Hidden in plain view: degeneracy in complex systems

Paul Mason, Juan Dominguez, Bodo Winter, Andrea Grignolio

Research output: Contribution to journalArticlepeer-review

26 Citations (Scopus)


Degeneracy is a word with two meanings. The popular usage of the word denotes deviance and decay. In scientific discourse, degeneracy refers to the idea that different pathways can lead to the same output. In the biological sciences, the concept of degeneracy has been ignored for a few key reasons. Firstly, the word “degenerate” in popular culture has negative, emotionally powerful associations that do not inspire scientists to consider its technical meaning. Secondly, the tendency of searching for single causes of natural and social phenomena means that scientists can overlook the multi-stranded relationships between cause and effect. Thirdly, degeneracy and redundancy are often confused with each other. Degeneracy refers to dissimilar structures that are functionally similar while redundancy refers to identical structures. Degeneracy can give rise to novelty in ways that redundancy cannot. From genetic codes to immunology, vaccinology and brain development, degeneracy is a crucial part of how complex systems maintain their functional integrity. This review article discusses how the scientific concept of degeneracy was imported into genetics from physics and was later introduced to immunology and neuroscience. Using examples of degeneracy in immunology, neuroscience and linguistics, we demonstrate that degeneracy is a useful way of understanding how complex systems function. Reviewing the history and theoretical scope of degeneracy allows its usefulness to be better appreciated, its coherency to be further developed, and its application to be more quickly realized.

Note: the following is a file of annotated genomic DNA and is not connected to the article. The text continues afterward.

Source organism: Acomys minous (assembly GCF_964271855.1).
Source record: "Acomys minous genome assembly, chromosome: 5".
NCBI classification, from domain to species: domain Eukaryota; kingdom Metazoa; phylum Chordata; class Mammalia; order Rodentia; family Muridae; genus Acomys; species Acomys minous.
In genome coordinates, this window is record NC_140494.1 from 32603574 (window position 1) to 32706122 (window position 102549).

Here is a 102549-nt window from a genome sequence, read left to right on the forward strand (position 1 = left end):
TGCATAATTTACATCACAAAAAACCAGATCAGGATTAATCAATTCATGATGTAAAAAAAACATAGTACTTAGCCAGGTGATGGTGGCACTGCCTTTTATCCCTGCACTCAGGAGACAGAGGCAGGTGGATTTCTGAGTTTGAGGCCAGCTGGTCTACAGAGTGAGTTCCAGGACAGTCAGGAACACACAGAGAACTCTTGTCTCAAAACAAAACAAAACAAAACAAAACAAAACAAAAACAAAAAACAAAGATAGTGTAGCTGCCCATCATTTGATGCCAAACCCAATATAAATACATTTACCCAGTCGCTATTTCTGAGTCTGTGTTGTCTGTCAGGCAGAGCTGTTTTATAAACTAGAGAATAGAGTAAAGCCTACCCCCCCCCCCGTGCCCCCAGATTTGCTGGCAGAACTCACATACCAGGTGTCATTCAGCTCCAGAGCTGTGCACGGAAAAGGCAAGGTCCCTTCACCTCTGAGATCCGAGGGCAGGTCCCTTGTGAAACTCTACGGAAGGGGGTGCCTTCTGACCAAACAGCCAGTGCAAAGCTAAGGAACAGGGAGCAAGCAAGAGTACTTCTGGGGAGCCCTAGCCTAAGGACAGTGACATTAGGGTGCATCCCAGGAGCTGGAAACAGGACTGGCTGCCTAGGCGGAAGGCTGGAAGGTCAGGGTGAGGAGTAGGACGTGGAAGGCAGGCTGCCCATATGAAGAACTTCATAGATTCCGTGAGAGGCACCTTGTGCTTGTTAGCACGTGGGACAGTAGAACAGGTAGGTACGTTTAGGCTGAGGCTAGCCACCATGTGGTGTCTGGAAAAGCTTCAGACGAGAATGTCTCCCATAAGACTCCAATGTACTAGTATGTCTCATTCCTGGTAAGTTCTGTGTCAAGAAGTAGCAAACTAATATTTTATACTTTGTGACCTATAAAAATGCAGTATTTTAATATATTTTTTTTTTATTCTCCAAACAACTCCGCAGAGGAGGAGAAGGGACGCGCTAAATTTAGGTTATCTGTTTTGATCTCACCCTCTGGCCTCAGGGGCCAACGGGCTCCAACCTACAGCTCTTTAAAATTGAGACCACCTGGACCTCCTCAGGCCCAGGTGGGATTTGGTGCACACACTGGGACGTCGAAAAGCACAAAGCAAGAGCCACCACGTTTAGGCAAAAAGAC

Original languageEnglish
Pages (from-to)1-8
Early online date24 Dec 2014
Publication statusPublished - 1 Feb 2015


  • degeneracy
  • complexity
  • complex systems
  • biology
  • redundancy
  • Pluripotentiality
  • Immune system
  • Brain
  • Language


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